Audio Archives

From intimate lunchtime talks by our world-renowned faculty to academic conferences curated by student organizations, the Law School is continually host to some of the most groundbreaking ideas in the legal academy and beyond. Since 2005, the Law School has been committed to sharing these ideas with not only our campus community but with the world at large by making available free audio recordings of selected events. Please use the filters below to find a recording that might interest you, or use the page links at the bottom to browse through the list at your leisure.

  • March 8, 2012

    It is common to hear Europe described today as the power of the past. Europe is perceived to be weak militarily. Its relative economic power is declining as Asia’s is rising.  Its common currency may be on the verge of disintegrating.

  • February 2, 2012

    Dan Currell, '97, and Anna Ivey, '97, both graduated from the Law School fifteen years ago. They both started their careers practicing law at large law firms, and fairly quickly realized that their talents, education, and skills could open other doors. Through hard work and a lot of creative...

  • January 19, 2012

    This Diversity Month event, recorded on January 13, 2011, featured lawyers from ethnic minority groups who spoke to students about working in different areas of law. Lawyers from government, academia, public interest, traditional law firm, non-traditional law firms were invited. Speakers...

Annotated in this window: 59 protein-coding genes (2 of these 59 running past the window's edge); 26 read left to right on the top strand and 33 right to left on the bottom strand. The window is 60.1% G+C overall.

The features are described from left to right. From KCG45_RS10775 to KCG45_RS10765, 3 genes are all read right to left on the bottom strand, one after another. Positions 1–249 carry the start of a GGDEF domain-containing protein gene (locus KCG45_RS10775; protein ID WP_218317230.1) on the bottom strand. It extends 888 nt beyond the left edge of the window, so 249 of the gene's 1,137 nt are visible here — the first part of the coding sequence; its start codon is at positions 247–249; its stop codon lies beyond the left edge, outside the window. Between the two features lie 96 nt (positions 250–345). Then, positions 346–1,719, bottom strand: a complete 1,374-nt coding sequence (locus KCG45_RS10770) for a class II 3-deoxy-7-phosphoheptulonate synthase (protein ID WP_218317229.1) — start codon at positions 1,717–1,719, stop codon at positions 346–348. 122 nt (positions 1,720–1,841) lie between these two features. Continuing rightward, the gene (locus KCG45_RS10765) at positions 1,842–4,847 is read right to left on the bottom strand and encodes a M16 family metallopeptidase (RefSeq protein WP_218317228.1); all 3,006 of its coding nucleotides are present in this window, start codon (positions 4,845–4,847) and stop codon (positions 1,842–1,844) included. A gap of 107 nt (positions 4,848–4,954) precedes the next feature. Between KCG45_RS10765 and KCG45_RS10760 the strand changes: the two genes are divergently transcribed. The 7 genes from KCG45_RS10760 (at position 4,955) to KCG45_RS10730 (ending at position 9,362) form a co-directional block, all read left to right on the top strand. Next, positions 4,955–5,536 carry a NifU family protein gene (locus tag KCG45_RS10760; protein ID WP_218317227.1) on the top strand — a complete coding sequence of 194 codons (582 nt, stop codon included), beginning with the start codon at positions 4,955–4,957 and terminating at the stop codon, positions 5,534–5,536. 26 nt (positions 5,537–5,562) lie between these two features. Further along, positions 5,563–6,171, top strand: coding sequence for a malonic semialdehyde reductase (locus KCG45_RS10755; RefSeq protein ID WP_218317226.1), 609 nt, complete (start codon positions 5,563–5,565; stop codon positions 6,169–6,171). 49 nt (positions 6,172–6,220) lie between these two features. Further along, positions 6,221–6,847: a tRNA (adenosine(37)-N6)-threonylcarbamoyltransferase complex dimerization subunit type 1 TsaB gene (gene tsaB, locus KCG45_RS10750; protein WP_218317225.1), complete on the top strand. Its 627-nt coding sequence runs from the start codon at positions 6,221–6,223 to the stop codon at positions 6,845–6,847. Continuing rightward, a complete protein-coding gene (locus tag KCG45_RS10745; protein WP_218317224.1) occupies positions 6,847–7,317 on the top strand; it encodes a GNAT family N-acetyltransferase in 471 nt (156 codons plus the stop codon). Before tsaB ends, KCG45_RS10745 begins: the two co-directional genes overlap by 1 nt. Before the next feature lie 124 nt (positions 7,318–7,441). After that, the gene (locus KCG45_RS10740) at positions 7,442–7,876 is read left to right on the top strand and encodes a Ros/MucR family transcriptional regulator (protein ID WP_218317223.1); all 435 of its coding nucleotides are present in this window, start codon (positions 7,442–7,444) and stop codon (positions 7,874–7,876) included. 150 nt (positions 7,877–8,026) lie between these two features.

• January 9, 2012

    Constitutions, it is conventionally believed, are institutions that define and limit the boundaries of government.  Yet the formal constitution is an institution adopted by virtually every modern political regime, including many that would appear to have no interest in codifying any...

  • January 9, 2012

    Constitutions, it is conventionally believed, are institutions that define and limit the boundaries of government.  Yet the formal constitution is an institution adopted by virtually every modern political regime, including many that would appear to have no interest in codifying any...

  • January 9, 2012

    Constitutions, it is conventionally believed, are institutions that define and limit the boundaries of government.  Yet the formal constitution is an institution adopted by virtually every modern political regime, including many that would appear to have no interest in codifying any...

  • January 3, 2012

    Constitutions, it is conventionally believed, are institutions that define and limit the boundaries of government.  Yet the formal constitution is an institution adopted by virtually every modern political regime, including many that would appear to have no interest in codifying any...

  • December 29, 2011

    As we near the end of the first term of our nation’s first African American President, does race still matter?  How have our perceptions of race changed?

  • December 22, 2011

    Charlotte Walker-Said is a Human Rights Lecturer at the University of Chicago and an African historian by training. Recently, her research has focused on gender, religion, governance, and economic expansion in West and Equatorial Africa.

  • December 15, 2011

    International Women’s Human Rights: Paradigms, Paradoxes, and Possibilities, a Sawyer Seminar organized by the